"It's a funny thing," mused Gary Busey in his husky Oklahoma drawl. "Just three years ago I lost a chance to play Buddy Holly in a movie. Now I'm wondering if I'll ever get another role as good."
Busey has been receiving wide-spread justified praise for his title role as the rock 'n' roll star in "The Buddy Holly Story," which arrives in Washington today. The 34-year-old actor-musician, who has performed for many years as a rock drummer and guitarist under the pseudonym Teddy Jack Eddy, arrived in town a day earlier to promote the movie.
He remembered how the sudden cancellation of an earlier Holly project had eventually made it possible for him to embody one of his culture heroes and enhance his acting reputation in one satisfying, star making stroke.
"Twentieth Century-Fox started a picture about Buddy called "Not Fade Away." Busey recalled. "It wasn't really "the Buddy Holly story." It was about his first tour, I think they took the attitude that the dead had no rights, and since they weren't dealing with his marriage, they pretty much ignored Maria Elena, his widow. She's also his executor, and she worked real close with us. She's quite a lady, a strong, strong lady.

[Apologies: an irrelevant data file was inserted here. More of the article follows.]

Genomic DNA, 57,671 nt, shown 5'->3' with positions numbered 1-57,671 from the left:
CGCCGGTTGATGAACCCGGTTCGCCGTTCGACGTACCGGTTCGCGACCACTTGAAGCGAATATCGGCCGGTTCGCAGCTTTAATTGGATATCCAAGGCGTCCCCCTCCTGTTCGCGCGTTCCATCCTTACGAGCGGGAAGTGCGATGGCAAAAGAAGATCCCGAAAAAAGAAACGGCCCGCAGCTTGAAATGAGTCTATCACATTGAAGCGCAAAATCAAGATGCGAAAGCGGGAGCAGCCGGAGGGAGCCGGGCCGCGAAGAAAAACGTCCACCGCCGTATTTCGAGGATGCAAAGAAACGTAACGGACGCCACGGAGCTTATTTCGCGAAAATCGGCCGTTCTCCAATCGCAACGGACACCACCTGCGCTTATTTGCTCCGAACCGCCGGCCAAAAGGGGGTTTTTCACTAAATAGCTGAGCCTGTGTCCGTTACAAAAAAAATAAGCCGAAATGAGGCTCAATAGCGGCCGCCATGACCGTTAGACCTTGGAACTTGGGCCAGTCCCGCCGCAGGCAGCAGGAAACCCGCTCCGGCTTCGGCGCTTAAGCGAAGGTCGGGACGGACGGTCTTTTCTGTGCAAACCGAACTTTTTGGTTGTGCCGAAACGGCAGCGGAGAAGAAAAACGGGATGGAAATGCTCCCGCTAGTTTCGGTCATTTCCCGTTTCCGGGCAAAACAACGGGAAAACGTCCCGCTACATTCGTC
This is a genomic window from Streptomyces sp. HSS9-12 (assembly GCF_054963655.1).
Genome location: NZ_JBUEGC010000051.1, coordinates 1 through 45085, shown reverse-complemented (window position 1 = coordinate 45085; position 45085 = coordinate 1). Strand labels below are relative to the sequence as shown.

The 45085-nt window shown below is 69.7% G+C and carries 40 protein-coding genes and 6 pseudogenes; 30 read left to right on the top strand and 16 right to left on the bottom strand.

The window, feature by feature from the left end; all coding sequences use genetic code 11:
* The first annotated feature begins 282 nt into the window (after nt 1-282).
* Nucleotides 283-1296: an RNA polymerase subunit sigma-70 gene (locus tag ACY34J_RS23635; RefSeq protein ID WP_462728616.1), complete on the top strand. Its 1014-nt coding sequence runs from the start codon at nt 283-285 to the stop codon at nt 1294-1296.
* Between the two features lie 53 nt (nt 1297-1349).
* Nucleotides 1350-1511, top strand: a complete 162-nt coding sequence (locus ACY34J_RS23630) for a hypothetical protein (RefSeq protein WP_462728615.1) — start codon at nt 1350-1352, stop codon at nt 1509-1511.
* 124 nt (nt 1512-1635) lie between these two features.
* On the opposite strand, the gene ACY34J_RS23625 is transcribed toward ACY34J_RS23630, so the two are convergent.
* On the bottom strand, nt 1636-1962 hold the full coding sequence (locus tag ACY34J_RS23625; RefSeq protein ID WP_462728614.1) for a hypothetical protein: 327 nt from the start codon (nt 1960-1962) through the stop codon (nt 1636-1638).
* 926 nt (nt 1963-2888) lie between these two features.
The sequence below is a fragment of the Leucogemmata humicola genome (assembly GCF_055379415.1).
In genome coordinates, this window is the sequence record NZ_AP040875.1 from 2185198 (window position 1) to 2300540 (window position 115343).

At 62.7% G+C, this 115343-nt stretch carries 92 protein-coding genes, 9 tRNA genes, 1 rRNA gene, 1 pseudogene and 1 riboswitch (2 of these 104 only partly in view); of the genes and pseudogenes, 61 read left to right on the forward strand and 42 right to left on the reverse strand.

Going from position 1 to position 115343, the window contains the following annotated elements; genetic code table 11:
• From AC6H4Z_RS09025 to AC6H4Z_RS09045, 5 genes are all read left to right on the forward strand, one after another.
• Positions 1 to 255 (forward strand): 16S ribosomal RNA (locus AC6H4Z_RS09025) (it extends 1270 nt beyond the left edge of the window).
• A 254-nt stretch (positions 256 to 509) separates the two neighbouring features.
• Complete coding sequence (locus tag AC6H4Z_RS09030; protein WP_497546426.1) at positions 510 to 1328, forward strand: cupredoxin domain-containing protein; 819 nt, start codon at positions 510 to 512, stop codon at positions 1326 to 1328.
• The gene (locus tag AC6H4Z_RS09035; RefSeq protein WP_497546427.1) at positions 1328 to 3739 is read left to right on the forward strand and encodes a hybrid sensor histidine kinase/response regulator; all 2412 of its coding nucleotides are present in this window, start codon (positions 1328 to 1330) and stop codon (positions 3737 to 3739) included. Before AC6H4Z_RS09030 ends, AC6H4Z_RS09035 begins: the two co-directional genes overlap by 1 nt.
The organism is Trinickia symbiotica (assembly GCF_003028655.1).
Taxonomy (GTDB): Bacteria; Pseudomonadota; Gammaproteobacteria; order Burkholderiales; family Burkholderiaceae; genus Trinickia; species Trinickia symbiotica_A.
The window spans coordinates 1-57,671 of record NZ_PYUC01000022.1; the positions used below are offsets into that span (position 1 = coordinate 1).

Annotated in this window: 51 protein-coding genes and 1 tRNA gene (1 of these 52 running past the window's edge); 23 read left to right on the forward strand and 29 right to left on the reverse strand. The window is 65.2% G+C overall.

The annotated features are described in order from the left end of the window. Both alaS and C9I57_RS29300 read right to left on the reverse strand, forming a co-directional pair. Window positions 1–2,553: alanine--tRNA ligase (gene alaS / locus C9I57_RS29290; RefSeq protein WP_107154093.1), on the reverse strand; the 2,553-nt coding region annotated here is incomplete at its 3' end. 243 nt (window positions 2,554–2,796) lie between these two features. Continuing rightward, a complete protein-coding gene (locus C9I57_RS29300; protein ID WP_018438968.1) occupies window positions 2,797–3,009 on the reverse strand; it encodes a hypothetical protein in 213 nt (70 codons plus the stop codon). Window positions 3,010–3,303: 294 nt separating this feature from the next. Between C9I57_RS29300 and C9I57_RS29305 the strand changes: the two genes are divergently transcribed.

"They'd only been married about six months when Buddy's plane went down. She was pregnant and miscarried the very same day she got the news. Heard it over the radio as a matter of fact and collapsed on the spot. She's remarried and has two kids.
"Anyway, the studio shut down 'Not Fade Away' after about three weeks of shooting. Just aborted it. I was playing Buddy's drummer. The casting director had been real high on me for the role of Buddy, but the producer said, 'Busey's too fat to play Holly." I used to weigh over 200 pounds. I cut down to about 160 when our movie started. I wasn't about to risk another rejection for that reason. "When I finally finished playing Buddy in our film, it was like hitting a stone wall after traveling 400 miles and hour. I'd worked without a break for 11 months straight. I was a junkie in 'Straight Time,' then a crazy masochist surfer in 'Big Wednesday', then Buddy. One right after the other. I built myself up for 'Big Wednesday,' then reduced as quick as I could do make the weight for Buddy. I had to lose all that bulk and muscular definition more or less overnight.
"It's impossible the pressure started to get to me. People tell me I acted a little obsessed during the shooting. I knew I seem out of the ordinary. I was really into the other roles too.